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The strange story of how Damian Hinds put a spring in ed tech's step

The ed-tech sector has long been in the political wilderness, but, with the arrival of a new education secretary, could that be about to change?

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The ed-tech sector has long been in the political wilderness, but, with the arrival of a new education secretary, could that be about to change?

It’s hard to predict how a Cabinet reshuffle will play out. Who, for example, would have thought that Justine Greening, considered a safe pair of hands and a Theresa May loyalist when she was appointed education secretary, would so quickly turn into the PM’s bête noire?

Similarly, pretty much no one would have said that the appointment of a true-blue grammar and faith school fan as Greening’s replacement would, pretty much immediately, inject the ed-tech sector with a rare buzz of confidence.

But it has. Damian Hinds' first major speech as education secretary was a preview to the ed-tech trade show Bett, and while it would have been impossible for him to have swerved digital altogether, observers were fairly amazed at his enthusiasm for all things whizzy.

Contrary to rumours at the time, Hinds wasn’t simply going through the motions with a speech written for Justine Greening to deliver: I’m told he had significantly added to it and edited it himself.

And then on Wednesday, at the launch of a the Edtech 50, a list of high-performing entrepreneurs, products and projects, the education secretary provided the forward for its programme, which if anything was even more effusive than his pre-Bett speech.

Hinds, it would seem, might just be a techie.

At the Edtech 50 reception, the atmosphere was almost stunned. After years of being beaten over the head by a succession of Tory ministers, not least of all Nick “chalk-and-talk” Gibb, it was as if they couldn’t believe their luck. EdtechUK boss Ty Goddard, the chap behind the list, appeared almost giddy that finally (FINALLY!) there was a politician who “gets it”.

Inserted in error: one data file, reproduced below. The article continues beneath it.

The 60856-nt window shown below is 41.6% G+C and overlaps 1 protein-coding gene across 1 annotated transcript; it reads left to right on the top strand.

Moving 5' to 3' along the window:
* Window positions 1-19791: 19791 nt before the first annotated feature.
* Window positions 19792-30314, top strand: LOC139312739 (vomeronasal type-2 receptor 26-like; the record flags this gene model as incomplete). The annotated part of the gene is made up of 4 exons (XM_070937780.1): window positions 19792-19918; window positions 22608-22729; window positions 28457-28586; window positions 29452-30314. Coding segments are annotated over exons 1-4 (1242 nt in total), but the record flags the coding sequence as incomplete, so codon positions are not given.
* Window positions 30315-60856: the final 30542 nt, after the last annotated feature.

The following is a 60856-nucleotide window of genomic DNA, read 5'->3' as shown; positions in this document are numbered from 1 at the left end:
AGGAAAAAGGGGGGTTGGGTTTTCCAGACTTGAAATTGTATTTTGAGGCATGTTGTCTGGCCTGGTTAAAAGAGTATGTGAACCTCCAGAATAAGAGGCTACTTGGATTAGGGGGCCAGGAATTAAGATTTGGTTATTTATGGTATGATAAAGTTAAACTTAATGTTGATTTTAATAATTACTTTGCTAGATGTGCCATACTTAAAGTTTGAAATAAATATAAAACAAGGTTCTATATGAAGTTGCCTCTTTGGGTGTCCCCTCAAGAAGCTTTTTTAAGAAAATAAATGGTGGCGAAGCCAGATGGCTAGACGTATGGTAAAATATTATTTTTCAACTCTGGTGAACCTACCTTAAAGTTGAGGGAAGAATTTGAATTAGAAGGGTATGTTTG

The context, however, has changed. Gone was most of the future-gazing nonsense – no one mentioned "jobs that are yet to be invented" or "disrupting the 19th-century model of teaching". The direction of travel was very much about how practical tech could help teachers to reduce workload and costs, and drive curriculum efficiencies.

More than one guest mentioned this Tes piece by Rachel Wolf last year on how ed tech could be pedagogically-neutral; another of the 50 excitedly told me about his platform for digital textbooks; another of the 50 was Bruno Reddy, the teacher behind Times Table Rockstars – a platform that excels at getting children to memorise their times tables. Times tables and textbooks? Surely even Nick Gibb’s ears would prick up.

The ed-tech sector, it would seem, is changing its pitch: revolutions are out, and iterative – boring, even – curriculum-support is in. And then, like planets aligning, along comes an education secretary, who, it would seem, is more than prepared to give them a hearing.

This series of events is so unlikely that even writing this piece would have been unthinkable two months ago.

One warning, however. Much of the language at the Edtech 50 event would have been way more at home at a San Fran brunch than in a staffroom. Without a change to this gobbledygook, most teachers will continue to instinctively write off ed tech as snake oil, and this improbable opportunity will be missed.

Ed Dorrell is head of content at Tes. He tweets @Ed_Dorrell

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